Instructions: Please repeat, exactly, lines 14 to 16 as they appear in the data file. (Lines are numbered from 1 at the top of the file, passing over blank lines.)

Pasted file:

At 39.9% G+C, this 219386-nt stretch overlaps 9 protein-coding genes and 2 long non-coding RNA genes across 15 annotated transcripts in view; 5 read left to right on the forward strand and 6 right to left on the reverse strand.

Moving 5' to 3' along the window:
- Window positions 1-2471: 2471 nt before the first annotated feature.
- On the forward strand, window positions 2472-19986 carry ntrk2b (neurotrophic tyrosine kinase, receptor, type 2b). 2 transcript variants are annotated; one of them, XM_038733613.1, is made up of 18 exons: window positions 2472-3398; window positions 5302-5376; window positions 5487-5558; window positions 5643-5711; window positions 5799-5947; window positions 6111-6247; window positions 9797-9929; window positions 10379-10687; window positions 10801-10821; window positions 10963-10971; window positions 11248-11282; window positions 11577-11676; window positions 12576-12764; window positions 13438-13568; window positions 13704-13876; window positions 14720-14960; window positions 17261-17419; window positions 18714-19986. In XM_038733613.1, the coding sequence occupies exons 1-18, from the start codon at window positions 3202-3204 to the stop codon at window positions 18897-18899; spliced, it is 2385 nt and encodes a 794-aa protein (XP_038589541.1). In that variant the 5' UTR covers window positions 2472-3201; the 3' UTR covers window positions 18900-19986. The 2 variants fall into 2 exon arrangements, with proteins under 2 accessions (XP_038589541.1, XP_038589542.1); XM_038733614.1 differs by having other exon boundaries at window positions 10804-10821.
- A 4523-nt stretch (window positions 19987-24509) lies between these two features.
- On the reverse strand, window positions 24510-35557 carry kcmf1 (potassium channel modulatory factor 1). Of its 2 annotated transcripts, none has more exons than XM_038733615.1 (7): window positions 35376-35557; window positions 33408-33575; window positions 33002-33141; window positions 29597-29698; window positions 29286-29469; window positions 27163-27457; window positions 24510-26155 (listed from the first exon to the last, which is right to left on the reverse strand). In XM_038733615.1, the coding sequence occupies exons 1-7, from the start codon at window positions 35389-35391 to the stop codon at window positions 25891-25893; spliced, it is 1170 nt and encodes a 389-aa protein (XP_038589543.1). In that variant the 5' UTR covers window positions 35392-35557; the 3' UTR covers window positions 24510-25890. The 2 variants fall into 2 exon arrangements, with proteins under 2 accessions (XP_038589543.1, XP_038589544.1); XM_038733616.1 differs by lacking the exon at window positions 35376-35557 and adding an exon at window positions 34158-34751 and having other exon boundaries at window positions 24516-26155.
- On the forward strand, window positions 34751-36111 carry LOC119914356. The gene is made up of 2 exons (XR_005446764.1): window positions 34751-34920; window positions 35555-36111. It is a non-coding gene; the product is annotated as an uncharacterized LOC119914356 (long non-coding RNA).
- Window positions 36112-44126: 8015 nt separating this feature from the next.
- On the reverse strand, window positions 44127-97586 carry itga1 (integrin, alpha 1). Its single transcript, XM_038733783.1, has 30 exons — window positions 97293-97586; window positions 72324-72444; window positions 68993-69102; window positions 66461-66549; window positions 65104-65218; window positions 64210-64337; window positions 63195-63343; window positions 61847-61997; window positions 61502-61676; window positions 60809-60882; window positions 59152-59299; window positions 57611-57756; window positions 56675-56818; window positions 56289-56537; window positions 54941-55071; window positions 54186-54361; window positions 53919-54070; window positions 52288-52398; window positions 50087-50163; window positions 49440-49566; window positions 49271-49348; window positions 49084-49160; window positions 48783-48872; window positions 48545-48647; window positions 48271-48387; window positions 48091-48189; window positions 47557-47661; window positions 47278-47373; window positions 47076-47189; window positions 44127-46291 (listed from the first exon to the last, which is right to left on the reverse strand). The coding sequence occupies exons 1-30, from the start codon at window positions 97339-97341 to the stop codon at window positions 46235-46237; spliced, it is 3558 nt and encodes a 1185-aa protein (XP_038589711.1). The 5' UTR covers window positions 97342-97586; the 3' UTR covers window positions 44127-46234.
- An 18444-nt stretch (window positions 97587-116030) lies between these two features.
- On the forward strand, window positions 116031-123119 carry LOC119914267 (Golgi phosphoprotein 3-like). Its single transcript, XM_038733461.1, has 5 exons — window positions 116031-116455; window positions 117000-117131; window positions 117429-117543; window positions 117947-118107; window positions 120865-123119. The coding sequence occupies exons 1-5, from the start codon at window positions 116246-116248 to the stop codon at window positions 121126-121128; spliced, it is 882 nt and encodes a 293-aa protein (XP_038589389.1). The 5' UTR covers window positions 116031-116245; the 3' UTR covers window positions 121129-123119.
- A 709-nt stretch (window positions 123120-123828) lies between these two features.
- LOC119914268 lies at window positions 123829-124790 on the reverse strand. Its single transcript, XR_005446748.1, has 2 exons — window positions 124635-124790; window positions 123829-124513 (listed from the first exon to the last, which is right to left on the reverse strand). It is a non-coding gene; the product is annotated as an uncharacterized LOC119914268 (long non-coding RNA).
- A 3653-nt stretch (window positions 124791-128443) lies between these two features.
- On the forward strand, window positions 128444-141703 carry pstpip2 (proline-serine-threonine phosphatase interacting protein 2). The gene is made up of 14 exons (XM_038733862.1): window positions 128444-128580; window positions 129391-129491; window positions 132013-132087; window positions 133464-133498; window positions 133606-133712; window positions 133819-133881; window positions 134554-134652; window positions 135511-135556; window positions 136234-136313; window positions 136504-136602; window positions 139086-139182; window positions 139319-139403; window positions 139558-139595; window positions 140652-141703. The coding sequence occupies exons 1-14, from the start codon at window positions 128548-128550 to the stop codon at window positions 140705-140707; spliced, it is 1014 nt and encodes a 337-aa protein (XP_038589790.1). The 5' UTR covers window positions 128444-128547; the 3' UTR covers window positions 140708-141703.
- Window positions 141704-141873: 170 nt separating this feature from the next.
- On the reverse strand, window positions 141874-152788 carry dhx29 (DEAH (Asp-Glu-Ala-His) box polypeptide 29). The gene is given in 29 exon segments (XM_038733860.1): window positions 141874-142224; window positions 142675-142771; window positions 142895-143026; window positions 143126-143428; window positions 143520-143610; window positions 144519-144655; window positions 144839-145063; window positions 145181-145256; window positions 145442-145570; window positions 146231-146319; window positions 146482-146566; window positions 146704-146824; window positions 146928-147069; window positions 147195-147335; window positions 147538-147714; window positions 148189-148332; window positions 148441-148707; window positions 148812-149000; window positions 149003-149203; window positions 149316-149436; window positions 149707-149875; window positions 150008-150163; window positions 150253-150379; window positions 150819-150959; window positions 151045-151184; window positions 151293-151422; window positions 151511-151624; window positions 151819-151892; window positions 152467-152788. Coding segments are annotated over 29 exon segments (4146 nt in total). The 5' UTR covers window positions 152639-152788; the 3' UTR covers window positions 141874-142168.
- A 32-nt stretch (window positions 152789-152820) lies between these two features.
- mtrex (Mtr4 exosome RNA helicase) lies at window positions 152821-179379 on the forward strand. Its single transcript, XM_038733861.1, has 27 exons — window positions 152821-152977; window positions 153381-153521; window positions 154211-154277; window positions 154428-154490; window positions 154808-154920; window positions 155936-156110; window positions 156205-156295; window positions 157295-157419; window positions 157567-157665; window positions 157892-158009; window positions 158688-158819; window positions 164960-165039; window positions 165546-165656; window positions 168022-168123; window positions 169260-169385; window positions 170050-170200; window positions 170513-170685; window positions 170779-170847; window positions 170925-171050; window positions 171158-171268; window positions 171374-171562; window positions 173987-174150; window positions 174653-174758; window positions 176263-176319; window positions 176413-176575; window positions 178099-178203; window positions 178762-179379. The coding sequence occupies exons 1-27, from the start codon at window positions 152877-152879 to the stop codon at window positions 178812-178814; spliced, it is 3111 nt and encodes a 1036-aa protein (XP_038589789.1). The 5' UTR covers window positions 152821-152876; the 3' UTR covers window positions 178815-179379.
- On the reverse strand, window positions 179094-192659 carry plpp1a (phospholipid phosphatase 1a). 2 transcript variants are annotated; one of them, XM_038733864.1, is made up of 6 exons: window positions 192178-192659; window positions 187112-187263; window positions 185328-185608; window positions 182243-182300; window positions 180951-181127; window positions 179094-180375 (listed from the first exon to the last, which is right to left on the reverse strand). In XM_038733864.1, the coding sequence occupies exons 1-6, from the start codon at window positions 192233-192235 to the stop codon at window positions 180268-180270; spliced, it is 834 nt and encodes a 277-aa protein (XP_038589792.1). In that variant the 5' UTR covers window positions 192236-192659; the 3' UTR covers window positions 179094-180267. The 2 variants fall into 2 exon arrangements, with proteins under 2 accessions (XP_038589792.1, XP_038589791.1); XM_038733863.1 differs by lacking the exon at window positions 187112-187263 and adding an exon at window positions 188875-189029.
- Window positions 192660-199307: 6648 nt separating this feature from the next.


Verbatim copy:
- A 3653-nt stretch (window positions 124791-128443) lies between these two features.
- On the forward strand, window positions 128444-141703 carry pstpip2 (proline-serine-threonine phosphatase interacting protein 2). The gene is made up of 14 exons (XM_038733862.1): window positions 128444-128580; window positions 129391-129491; window positions 132013-132087; window positions 133464-133498; window positions 133606-133712; window positions 133819-133881; window positions 134554-134652; window positions 135511-135556; window positions 136234-136313; window positions 136504-136602; window positions 139086-139182; window positions 139319-139403; window positions 139558-139595; window positions 140652-141703. The coding sequence occupies exons 1-14, from the start codon at window positions 128548-128550 to the stop codon at window positions 140705-140707; spliced, it is 1014 nt and encodes a 337-aa protein (XP_038589790.1). The 5' UTR covers window positions 128444-128547; the 3' UTR covers window positions 140708-141703.
- Window positions 141704-141873: 170 nt separating this feature from the next.